Good morning to everyone.
Hurricane Irma came knocking on my door on Monday, September 11, 2017. Her gusty breath took down a kingly live oak in my neighbor’s yard and threatened to rip up my back fence. Some of my fellow citizens still wade thigh-high in the muddy alligator- and snake-infested water of Newnan’s Lake. And the Santa Fe River popped over its banks, slowing down recovery even more.
I still don’t have real Internet. Cox Cable seems to have other priorities, but that’s OK, because a week before Irma was a gleam in the eye of God, I ran out and bought a mobile hotspot thingy. So I am glad to be able to do this much.
What I really want to say today, and it will be brief and vague and maybe just plain crazy, is this: We moderns tend to treat weather as a sporadic and often calamitous event. And that’s certainly been true lately, with the 24/7 news cycle. But the thing is, weather forms the very air we breathe, something both quotidian and mysterious, with impacts extending far beyond our own tiny selves. The Butterfly Effect, rightly or wrongly, illustrates certain aspects of Chaos Theory, at least as popularly applied to weather. Far-fetched, yes, very likely, but there’s some truth to the idea, small and insignificant events in history often tend to turn life on its head.
For weather to take pride of place on the stage of history, technologies suitable for accurate measurements of climatic events had to develop. Not only that, a separation of God from science was mandatory. That’s not to say that people didn’t record the weather, because they did, in diaries and letters and newspapers.
So where was I going with this? Ah yes. Hurricane Irma upturned that tree onto the street where I live, wreaking all kinds of misery and debris. She destroyed much of Florida’s citrus crop, maybe as much as 90%, according to a friend of mine who’s a UF horticulturalist. Probably a lot of other agricultural products for which Florida is known took a big hit, too. If it weren’t for the technology of roads and modern-day communications and disaster-relief efforts, many people left homeless would starve for the lack of food. In the past, that’s exactly what would have happened. The early-warning technology made all the difference, with Irma and with her brother Harvey a few weeks previously.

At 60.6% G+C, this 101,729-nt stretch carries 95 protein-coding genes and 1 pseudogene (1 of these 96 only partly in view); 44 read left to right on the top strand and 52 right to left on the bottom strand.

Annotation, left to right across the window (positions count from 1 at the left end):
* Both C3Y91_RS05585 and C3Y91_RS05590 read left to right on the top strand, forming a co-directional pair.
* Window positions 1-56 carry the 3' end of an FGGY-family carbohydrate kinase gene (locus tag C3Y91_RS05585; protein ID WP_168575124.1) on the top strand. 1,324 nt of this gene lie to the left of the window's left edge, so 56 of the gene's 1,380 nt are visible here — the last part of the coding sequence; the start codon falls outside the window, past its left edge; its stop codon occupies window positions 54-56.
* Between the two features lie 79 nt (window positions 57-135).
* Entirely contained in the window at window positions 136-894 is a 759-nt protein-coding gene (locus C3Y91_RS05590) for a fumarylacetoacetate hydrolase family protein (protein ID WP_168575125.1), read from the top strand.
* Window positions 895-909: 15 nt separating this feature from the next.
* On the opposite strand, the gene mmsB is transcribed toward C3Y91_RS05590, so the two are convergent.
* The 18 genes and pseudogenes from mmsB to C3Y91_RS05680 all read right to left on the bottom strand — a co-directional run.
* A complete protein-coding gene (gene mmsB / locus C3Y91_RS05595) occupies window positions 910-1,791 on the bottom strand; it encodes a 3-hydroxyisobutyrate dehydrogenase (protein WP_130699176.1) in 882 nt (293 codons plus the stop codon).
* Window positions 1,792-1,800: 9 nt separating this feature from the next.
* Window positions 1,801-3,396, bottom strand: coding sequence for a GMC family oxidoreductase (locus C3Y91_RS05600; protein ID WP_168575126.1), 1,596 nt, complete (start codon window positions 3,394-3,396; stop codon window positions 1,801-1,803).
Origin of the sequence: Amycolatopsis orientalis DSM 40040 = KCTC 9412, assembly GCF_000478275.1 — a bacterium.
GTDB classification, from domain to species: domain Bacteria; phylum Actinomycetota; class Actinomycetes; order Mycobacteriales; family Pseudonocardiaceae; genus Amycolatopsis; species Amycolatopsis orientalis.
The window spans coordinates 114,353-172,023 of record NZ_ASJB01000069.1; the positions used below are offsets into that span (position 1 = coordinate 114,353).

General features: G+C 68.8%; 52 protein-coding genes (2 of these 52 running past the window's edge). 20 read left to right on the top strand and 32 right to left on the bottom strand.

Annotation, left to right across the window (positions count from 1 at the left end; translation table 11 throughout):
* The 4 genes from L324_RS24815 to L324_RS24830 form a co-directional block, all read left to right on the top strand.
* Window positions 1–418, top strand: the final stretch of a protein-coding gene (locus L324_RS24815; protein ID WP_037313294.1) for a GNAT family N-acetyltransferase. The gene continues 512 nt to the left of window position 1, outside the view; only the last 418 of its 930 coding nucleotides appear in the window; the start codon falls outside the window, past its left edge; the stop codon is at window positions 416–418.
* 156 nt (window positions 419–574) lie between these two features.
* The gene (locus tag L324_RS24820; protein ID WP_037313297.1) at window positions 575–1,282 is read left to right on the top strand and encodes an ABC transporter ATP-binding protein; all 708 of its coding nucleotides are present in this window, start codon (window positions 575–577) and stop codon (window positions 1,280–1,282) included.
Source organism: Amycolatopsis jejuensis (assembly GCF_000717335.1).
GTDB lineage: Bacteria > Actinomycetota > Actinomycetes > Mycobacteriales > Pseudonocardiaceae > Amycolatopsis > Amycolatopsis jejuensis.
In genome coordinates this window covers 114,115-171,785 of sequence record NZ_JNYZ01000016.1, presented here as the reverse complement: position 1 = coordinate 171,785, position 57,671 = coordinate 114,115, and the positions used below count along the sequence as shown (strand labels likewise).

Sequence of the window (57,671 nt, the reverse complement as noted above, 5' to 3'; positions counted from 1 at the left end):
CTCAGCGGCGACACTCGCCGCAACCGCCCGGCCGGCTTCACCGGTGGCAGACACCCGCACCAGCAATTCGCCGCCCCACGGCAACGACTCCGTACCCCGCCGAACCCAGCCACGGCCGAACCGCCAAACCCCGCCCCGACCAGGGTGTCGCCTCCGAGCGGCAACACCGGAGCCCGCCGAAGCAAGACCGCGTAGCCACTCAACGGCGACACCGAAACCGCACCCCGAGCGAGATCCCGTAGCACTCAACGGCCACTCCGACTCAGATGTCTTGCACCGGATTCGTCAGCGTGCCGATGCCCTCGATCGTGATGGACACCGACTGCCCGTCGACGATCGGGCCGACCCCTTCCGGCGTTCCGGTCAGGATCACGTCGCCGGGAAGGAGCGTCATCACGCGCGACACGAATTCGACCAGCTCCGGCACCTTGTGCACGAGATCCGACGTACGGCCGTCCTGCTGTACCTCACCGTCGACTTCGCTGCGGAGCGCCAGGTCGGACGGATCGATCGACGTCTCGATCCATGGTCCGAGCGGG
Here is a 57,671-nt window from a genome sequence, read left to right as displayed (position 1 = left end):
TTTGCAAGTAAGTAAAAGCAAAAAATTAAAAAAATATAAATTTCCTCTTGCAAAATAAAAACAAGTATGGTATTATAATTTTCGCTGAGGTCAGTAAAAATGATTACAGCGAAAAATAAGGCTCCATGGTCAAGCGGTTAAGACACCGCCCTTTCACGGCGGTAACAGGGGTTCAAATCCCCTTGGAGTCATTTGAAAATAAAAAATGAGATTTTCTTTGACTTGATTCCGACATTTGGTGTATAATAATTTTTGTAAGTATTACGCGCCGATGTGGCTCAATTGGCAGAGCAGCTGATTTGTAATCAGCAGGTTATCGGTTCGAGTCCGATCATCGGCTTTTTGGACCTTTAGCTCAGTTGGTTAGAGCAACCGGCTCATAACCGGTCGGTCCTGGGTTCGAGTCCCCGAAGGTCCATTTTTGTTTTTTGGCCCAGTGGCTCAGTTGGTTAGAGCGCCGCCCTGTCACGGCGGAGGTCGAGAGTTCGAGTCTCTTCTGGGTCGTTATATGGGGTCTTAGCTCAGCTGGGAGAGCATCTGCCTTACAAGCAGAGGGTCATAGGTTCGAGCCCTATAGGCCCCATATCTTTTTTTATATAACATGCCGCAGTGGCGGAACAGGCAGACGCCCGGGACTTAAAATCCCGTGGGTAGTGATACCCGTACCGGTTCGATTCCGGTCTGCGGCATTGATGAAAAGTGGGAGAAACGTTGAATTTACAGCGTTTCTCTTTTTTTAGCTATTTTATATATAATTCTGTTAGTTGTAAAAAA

The reason I am thinking of all this in a different light is because of a chance statement a friend of mine made. Actually, two friends.
B. asked me if I’d read Marjorie Kinnan Rawlings’s story of a hurricane and a young wife. And T. responded that doing so would be like a starving man reading about hunger in the midst of a famine. Their comments sent me straight to my well-charged Kindle, where I discovered Erik Larson’s writing on the hurricane that devastated Galveston, Texas almost to the day, September 8, 1900. Isaac’s Storm proved to be a spellbinding account of Isaac Cline and the evolution of meteorology, especially that of hurricane tracking predictions.
That book set off a light bulb in my brain.
The first day I could drive out of my driveway, after 4 days of sequestration, I headed straight to the public library and checked out all but two of the few books about weather. A plunge into the Kindle Store pulled up a few titles related to weather and history. And a quick Google search yielded a plethora of articles, most by archaeologists related to meteorological catastrophes written in the pages of Earth’s crust.
Having a ringside seat to the devastation that Mother Nature unleashes caused me to think about things in a different light, no pun intended. Without the toys of technology and minimal social media, what remained was me with time to do nothing much except to be still. And read. And think.
I’ll be back again after the Cox Cable guys attach the cable box back on the wall outside and restring the cable for the whole neighborhood.
Best wishes to you all,
© 2017 C. Bertelsen